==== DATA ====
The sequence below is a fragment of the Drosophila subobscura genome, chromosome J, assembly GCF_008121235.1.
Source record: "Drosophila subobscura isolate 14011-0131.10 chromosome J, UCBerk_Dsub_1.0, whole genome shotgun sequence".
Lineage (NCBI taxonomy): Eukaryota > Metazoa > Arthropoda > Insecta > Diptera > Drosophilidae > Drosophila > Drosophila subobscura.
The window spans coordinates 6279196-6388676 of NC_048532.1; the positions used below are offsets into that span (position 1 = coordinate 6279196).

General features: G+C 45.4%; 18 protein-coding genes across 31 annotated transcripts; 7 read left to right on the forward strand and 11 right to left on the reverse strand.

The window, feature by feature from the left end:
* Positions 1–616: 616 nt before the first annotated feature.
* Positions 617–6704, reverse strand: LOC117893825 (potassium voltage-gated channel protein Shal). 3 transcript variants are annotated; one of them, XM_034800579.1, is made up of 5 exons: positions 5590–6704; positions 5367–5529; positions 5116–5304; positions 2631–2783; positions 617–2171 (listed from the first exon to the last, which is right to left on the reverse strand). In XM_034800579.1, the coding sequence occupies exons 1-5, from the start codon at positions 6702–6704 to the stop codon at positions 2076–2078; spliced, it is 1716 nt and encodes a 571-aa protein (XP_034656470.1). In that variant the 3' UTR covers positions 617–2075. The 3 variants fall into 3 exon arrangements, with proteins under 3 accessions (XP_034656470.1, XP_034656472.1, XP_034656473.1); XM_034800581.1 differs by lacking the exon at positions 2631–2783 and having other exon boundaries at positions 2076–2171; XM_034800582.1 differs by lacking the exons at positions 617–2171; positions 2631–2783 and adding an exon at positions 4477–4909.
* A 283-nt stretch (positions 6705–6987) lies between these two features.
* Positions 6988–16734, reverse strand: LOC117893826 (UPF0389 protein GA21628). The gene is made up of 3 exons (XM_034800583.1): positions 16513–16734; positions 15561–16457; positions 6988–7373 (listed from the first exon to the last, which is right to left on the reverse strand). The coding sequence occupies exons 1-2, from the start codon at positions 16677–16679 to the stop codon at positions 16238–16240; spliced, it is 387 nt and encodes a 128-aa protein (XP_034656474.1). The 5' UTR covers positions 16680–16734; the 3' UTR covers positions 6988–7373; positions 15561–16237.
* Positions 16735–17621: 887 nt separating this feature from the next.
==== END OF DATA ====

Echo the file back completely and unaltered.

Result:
The sequence below is a fragment of the Drosophila subobscura genome, chromosome J, assembly GCF_008121235.1.
Source record: "Drosophila subobscura isolate 14011-0131.10 chromosome J, UCBerk_Dsub_1.0, whole genome shotgun sequence".
Lineage (NCBI taxonomy): Eukaryota > Metazoa > Arthropoda > Insecta > Diptera > Drosophilidae > Drosophila > Drosophila subobscura.
The window spans coordinates 6279196-6388676 of NC_048532.1; the positions used below are offsets into that span (position 1 = coordinate 6279196).

General features: G+C 45.4%; 18 protein-coding genes across 31 annotated transcripts; 7 read left to right on the forward strand and 11 right to left on the reverse strand.

The window, feature by feature from the left end:
* Positions 1–616: 616 nt before the first annotated feature.
* Positions 617–6704, reverse strand: LOC117893825 (potassium voltage-gated channel protein Shal). 3 transcript variants are annotated; one of them, XM_034800579.1, is made up of 5 exons: positions 5590–6704; positions 5367–5529; positions 5116–5304; positions 2631–2783; positions 617–2171 (listed from the first exon to the last, which is right to left on the reverse strand). In XM_034800579.1, the coding sequence occupies exons 1-5, from the start codon at positions 6702–6704 to the stop codon at positions 2076–2078; spliced, it is 1716 nt and encodes a 571-aa protein (XP_034656470.1). In that variant the 3' UTR covers positions 617–2075. The 3 variants fall into 3 exon arrangements, with proteins under 3 accessions (XP_034656470.1, XP_034656472.1, XP_034656473.1); XM_034800581.1 differs by lacking the exon at positions 2631–2783 and having other exon boundaries at positions 2076–2171; XM_034800582.1 differs by lacking the exons at positions 617–2171; positions 2631–2783 and adding an exon at positions 4477–4909.
* A 283-nt stretch (positions 6705–6987) lies between these two features.
* Positions 6988–16734, reverse strand: LOC117893826 (UPF0389 protein GA21628). The gene is made up of 3 exons (XM_034800583.1): positions 16513–16734; positions 15561–16457; positions 6988–7373 (listed from the first exon to the last, which is right to left on the reverse strand). The coding sequence occupies exons 1-2, from the start codon at positions 16677–16679 to the stop codon at positions 16238–16240; spliced, it is 387 nt and encodes a 128-aa protein (XP_034656474.1). The 5' UTR covers positions 16680–16734; the 3' UTR covers positions 6988–7373; positions 15561–16237.
* Positions 16735–17621: 887 nt separating this feature from the next.